Social innovation the key to tackling society's problems, academic says
More than a decade after the original Commission on Poverty first floated the idea of bolstering the city's nascent social enterprise sector, its successor is taking to the task of actually making it happen.
Professor Kevin Au Yuk-fai of Chinese University's Centre for Entrepreneurship, a member of the Commission on Poverty's Social Innovation and Entrepreneurship Development Fund task force, says there has been a "quantum leap" in social enterprise development in Hong Kong.
According to figures from the Council of Social Service-HSBC Social Enterprise Business Centre, the number of social enterprise projects grew from 269 in 2008 to 368 in 2011, while the number of operating organisations grew from 103 to 124 in the same period.
Social innovation refers to novel ideas which generate benefits for disadvantaged groups or have a positive effect on society.
The fund currently has an endowment of HK$500 million, but only 20 per cent will be allocated for spending in its first year of operation.
"Many are finally beginning to understand that social innovation is the key to tackling society's deep-seated problems," Au told the South China Morning Post, just a few days before today's first ever poverty summit, where measures on poverty alleviation will be discussed. Au said although the fund did not directly allocate money to the poor, the innovative ideas it would foster would likely flow to other social issues that need to be addressed, such as healthcare, education and housing, which would have a direct impact on poverty.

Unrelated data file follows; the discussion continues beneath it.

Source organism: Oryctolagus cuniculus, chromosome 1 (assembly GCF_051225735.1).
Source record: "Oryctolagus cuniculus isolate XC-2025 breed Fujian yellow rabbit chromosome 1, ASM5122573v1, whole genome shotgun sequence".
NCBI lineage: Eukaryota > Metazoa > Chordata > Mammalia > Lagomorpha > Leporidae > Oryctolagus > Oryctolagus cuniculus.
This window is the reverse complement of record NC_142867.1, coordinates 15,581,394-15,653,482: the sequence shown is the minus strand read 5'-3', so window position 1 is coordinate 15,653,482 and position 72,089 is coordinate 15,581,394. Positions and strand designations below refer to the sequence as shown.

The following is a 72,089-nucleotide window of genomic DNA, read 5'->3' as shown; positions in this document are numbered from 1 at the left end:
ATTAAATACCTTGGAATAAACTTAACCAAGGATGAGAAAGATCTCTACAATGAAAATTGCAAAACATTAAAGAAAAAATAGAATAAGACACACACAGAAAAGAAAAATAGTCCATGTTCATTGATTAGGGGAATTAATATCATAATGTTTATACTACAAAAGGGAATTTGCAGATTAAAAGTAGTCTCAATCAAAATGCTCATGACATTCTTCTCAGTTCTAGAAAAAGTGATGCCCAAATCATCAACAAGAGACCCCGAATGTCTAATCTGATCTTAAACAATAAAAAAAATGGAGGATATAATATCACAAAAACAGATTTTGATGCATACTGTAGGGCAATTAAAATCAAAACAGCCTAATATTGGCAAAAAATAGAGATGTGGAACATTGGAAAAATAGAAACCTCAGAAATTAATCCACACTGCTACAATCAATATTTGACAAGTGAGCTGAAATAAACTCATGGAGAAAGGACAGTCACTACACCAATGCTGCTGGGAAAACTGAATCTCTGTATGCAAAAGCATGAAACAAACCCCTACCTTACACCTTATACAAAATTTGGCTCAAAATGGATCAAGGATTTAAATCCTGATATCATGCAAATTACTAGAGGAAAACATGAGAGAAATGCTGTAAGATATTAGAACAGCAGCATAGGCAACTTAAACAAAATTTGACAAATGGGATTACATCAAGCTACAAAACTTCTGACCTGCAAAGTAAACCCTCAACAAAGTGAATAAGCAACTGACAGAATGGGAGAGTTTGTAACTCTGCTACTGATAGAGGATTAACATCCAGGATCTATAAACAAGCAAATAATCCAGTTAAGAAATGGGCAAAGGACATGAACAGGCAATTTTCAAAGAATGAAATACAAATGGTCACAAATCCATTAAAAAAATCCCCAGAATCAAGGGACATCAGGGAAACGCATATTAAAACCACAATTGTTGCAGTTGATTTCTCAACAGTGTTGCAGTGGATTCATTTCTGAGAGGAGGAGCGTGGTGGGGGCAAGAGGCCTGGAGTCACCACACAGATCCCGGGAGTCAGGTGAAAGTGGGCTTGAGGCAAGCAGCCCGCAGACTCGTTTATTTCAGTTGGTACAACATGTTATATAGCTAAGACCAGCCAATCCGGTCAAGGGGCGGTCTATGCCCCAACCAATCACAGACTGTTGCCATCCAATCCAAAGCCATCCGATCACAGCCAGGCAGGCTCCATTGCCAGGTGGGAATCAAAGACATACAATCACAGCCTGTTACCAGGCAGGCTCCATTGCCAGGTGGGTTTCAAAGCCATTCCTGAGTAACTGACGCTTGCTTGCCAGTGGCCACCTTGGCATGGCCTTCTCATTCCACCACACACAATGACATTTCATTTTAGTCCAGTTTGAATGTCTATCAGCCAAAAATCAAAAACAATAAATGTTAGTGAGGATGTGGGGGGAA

He pointed to successful social enterprises such as Diamond Cab, a taxi company catering to wheelchair users, as well as Dialogue in the Dark, a social enterprise originating from Germany, which arranges communication and exchange platforms for visually impaired people.
"These ventures have generated very high social returns on investment … together they will add to the ecology of the social enterprise sector and build more capacity for innovation," Au said.
Au said the "social returns" created by social enterprises could not always be measured effectively in monetary returns.
It was therefore hard to convince policymakers and private family foundations to allocate funds to support social entrepreneurs.
"Government funding can help lower their risk of investing in social innovation," Au said.